Letters from Lancaster 1

Letter 1

I thought I would have written my first letter long ago. Instead I’ve been living as if in a nutrient-rich medium, steeping in it, moving around in it, soaking it in. Experiencing, remembering. Fifty-six years since I lived here. The place has changed, I have changed. And even my ‘fixed’ memories of then are subject to inaccurate remembering, and treacherous re-membering.

Yet still I want to map ‘now’ onto ‘then’, as if that is a place if not to end, then to begin.

Except, no, begin now. The river. I live by the river. The river is ever present, a few yards away, beyond a narrow patch of grass. It is a wide river. To the left is the bridge. To the right, the river sweeps in a wide curve round to The Customs House, The Quay, the tall stone warehouses, the source of Lancaster’s first wealth, the slave trade. And it is a big river. Because it is tidal, estuarine. A big tide range. In six hours and a few minutes the sea at the mouth of the river rises thirty feet. Five feet an hour. No wonder the cockle-pickers in the Bay got caught, stage coaches crossing the Sands were sometimes overwhelmed. A big river. It rises and falls less here, three miles from the sea. But still, having let down my plumb line, spinning slowly, from quayside to touch the oozy mud of low tide and measured its length, I find it is twenty feet from low water to the quayside that the highest tides overtop.

At night, when I wake between dreams, the first thing I do is go to the window and look out at the river. My one certainty. The bridge lights are shimmering fragments on its surface. Sometimes the river is low, running out in rippling ribbons fast between shining mudbanks and muddied stones. Sometimes it is around midpoint, surging tidally in. Once I caught it, full to the brim, placid as a pond, in the silence of deepest night, at the moment of its arrival at its highest point, a moment of suspension, like the catch in a breath, before, moon bidden, it began its long letting go, down to its low, the null point, the moment before the return. Immense forces. Huge masses of water moving. Being moved. Tides. The river is the Lune. Moon in French.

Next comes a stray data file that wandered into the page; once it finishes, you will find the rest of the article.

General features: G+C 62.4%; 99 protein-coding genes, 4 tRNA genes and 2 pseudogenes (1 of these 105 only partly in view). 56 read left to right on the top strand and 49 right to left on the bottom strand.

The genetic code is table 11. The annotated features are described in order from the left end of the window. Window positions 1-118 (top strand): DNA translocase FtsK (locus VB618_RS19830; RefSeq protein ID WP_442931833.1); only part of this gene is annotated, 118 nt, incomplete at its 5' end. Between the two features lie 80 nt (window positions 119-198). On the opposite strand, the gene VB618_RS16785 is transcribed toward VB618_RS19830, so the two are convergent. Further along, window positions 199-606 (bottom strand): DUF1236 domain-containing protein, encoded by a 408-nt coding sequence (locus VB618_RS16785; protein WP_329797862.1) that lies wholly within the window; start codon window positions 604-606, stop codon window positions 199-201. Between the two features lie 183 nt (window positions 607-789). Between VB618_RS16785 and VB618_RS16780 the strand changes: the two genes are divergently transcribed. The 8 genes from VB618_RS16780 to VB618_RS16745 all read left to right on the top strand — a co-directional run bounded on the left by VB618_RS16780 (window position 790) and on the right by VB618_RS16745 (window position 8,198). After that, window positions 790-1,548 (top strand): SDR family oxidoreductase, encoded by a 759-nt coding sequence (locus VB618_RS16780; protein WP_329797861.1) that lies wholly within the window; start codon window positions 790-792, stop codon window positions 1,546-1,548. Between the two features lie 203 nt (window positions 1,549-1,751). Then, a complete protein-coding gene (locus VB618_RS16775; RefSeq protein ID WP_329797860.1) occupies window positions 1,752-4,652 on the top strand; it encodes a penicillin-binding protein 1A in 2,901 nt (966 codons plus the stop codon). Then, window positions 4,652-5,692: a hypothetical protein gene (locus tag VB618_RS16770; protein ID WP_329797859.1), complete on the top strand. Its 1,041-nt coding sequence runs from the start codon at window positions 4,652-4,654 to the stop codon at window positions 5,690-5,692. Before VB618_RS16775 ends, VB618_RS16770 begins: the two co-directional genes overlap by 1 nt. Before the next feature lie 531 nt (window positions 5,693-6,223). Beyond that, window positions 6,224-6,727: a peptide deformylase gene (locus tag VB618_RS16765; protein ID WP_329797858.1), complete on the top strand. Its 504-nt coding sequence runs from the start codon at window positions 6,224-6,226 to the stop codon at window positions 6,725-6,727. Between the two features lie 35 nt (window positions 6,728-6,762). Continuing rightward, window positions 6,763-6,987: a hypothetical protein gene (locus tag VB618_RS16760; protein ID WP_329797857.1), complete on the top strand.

When I lived on Shaftesbury’s green hilltop, where often the skies were clear, the moon was visual. I would track its nightly progress across the sky, its fattening from spring-steel curve to silver shield disc, as each night it moved further from the sun, growing from thin cradle of the old moon each night brighter, fuller, until, its perfect self, it faced the sun in equipoise, face to face across the chasm of the sky. Here, in cloudy Lancaster, ‘the wettest city in England’, I hardly ever see the moon. Not enough, anyway, to register any pattern in its changes. It is in the river that I register it, in the effect of its power.

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